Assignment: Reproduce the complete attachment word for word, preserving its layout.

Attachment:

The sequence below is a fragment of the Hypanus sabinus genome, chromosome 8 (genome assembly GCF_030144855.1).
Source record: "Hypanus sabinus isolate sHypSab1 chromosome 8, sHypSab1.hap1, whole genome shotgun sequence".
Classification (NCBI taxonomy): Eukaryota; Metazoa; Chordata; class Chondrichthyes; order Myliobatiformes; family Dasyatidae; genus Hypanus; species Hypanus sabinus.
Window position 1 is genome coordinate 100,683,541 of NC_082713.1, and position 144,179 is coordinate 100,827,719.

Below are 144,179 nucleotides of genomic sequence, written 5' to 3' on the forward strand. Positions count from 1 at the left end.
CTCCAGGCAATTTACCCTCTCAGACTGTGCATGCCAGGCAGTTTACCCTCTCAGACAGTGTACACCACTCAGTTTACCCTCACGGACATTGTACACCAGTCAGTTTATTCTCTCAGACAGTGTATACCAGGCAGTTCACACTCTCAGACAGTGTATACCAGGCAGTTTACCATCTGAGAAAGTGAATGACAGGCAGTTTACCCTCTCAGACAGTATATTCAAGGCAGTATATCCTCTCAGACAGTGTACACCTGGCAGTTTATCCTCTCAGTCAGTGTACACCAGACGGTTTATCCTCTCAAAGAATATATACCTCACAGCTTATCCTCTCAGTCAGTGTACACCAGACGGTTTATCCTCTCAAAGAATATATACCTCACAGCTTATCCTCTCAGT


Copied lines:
The sequence below is a fragment of the Hypanus sabinus genome, chromosome 8 (genome assembly GCF_030144855.1).
Source record: "Hypanus sabinus isolate sHypSab1 chromosome 8, sHypSab1.hap1, whole genome shotgun sequence".
Classification (NCBI taxonomy): Eukaryota; Metazoa; Chordata; class Chondrichthyes; order Myliobatiformes; family Dasyatidae; genus Hypanus; species Hypanus sabinus.
Window position 1 is genome coordinate 100,683,541 of NC_082713.1, and position 144,179 is coordinate 100,827,719.

Below are 144,179 nucleotides of genomic sequence, written 5' to 3' on the forward strand. Positions count from 1 at the left end.
CTCCAGGCAATTTACCCTCTCAGACTGTGCATGCCAGGCAGTTTACCCTCTCAGACAGTGTACACCACTCAGTTTACCCTCACGGACATTGTACACCAGTCAGTTTATTCTCTCAGACAGTGTATACCAGGCAGTTCACACTCTCAGACAGTGTATACCAGGCAGTTTACCATCTGAGAAAGTGAATGACAGGCAGTTTACCCTCTCAGACAGTATATTCAAGGCAGTATATCCTCTCAGACAGTGTACACCTGGCAGTTTATCCTCTCAGTCAGTGTACACCAGACGGTTTATCCTCTCAAAGAATATATACCTCACAGCTTATCCTCTCAGTCAGTGTACACCAGACGGTTTATCCTCTCAAAGAATATATACCTCACAGCTTATCCTCTCAGT